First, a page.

Chris Marker is one of the most extraordinary and influential filmmakers of our time. In landmark films such as Letter from Siberia, La Jetée, Sans Soleil, and Level Five, he has overturned cinematic conventions by confounding the distinction between documentary and fiction, writing and visual recording, and the still and moving image. Yet these works are only the tip of the iceberg; Marker's career has also encompassed writing, photography, television, and digital multimedia.
Chris Marker is the first systematic examination of Marker's complete oeuvre. Here, Catherine Lupton traces the development and transformation of the artist's work from the late 1940s, when he began to work as a poet, novelist, and critic for the French journal Esprit, through the 1990s and the release of his most recent works, including Level Five and the CD-ROM Immemory. Lupton explicates Marker's work as a circular trajectory, with each project recycling and referring back to earlier works as well as to a host of adopted texts, always proceeding by oblique association and lateral digression. This trajectory, which Lupton outlines with great care and precision, is critical to understanding Marker's abiding obsession: the forms and operations of human memory. With this theme as her architecture, Lupton presents the most comprehensive and incisive analysis of Marker to date.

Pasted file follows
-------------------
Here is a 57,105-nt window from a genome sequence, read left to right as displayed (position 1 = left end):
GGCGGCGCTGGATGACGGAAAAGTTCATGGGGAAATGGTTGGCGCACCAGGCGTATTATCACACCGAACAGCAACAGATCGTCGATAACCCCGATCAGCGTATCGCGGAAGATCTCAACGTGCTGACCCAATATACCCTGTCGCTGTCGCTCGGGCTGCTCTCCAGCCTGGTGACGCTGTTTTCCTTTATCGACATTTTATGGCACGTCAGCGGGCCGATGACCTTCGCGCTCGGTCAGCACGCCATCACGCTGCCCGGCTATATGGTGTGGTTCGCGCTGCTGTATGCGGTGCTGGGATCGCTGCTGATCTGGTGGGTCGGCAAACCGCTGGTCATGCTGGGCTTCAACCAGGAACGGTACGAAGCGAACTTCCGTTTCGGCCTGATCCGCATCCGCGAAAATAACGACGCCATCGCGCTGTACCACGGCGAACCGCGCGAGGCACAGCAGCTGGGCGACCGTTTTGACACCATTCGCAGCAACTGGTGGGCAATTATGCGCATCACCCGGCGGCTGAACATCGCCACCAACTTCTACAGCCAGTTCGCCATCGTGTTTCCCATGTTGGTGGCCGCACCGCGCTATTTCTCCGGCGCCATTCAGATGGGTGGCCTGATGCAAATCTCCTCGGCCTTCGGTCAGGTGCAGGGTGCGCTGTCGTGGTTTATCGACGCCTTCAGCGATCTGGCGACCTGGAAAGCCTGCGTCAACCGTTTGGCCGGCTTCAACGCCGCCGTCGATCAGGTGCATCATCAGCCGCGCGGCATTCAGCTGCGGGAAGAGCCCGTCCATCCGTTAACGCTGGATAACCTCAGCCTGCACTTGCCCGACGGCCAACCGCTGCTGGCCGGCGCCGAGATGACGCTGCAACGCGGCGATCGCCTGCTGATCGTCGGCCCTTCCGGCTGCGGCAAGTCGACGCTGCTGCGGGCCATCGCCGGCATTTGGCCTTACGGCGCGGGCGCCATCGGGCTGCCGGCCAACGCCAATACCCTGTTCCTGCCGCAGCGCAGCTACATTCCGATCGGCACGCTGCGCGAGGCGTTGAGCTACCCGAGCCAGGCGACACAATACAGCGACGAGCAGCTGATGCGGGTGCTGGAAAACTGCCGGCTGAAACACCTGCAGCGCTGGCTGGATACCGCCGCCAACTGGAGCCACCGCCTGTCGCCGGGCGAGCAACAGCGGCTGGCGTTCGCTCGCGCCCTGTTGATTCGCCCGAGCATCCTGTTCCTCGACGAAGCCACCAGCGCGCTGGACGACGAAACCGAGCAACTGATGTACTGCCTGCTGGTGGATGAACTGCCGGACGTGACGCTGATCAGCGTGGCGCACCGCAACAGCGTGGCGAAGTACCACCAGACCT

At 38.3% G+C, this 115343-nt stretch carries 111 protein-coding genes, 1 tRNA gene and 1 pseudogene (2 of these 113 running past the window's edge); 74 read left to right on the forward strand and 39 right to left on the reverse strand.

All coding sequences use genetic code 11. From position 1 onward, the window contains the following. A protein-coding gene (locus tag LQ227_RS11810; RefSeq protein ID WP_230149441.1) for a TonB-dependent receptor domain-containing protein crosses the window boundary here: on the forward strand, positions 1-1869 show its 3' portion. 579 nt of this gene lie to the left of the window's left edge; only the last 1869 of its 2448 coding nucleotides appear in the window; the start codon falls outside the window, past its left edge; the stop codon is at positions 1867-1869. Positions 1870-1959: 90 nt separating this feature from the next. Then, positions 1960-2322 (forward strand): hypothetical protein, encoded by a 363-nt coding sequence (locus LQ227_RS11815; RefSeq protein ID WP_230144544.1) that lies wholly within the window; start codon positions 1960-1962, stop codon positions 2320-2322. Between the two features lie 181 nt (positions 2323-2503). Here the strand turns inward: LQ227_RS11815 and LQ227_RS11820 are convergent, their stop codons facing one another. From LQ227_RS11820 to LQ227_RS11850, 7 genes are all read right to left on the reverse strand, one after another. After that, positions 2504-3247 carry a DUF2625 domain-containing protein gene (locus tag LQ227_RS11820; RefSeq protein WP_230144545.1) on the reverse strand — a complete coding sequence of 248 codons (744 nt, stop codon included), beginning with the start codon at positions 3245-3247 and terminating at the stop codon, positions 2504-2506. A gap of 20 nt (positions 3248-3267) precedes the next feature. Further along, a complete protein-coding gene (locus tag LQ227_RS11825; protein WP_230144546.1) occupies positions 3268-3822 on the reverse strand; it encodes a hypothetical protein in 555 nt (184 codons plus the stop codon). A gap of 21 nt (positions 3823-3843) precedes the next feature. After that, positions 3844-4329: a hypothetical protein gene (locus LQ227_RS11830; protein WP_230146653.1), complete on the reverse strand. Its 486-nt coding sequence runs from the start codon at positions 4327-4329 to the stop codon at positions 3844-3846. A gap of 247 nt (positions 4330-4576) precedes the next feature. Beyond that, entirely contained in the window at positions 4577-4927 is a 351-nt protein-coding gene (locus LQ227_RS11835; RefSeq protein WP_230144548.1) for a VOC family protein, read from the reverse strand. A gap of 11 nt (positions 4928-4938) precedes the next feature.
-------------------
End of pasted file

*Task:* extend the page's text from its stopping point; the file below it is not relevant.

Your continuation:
Incorporating historical events and cultural contexts that have informed each phase of Marker's career, Lupton gives readers access to an artist who stands outside of the mainstream and thus defies easy explanation. There is no better guide than Lupton's to this modern master's prolific and multidimensional career.
After World War II more than one hundred books appeared that dealt with the experience of the Italian army in Russia, and particularly the terrible winter retreat of 1942-1943. Few Returned (I piu' non ritornano) is the only one of these that is still regularly reissued in Italy.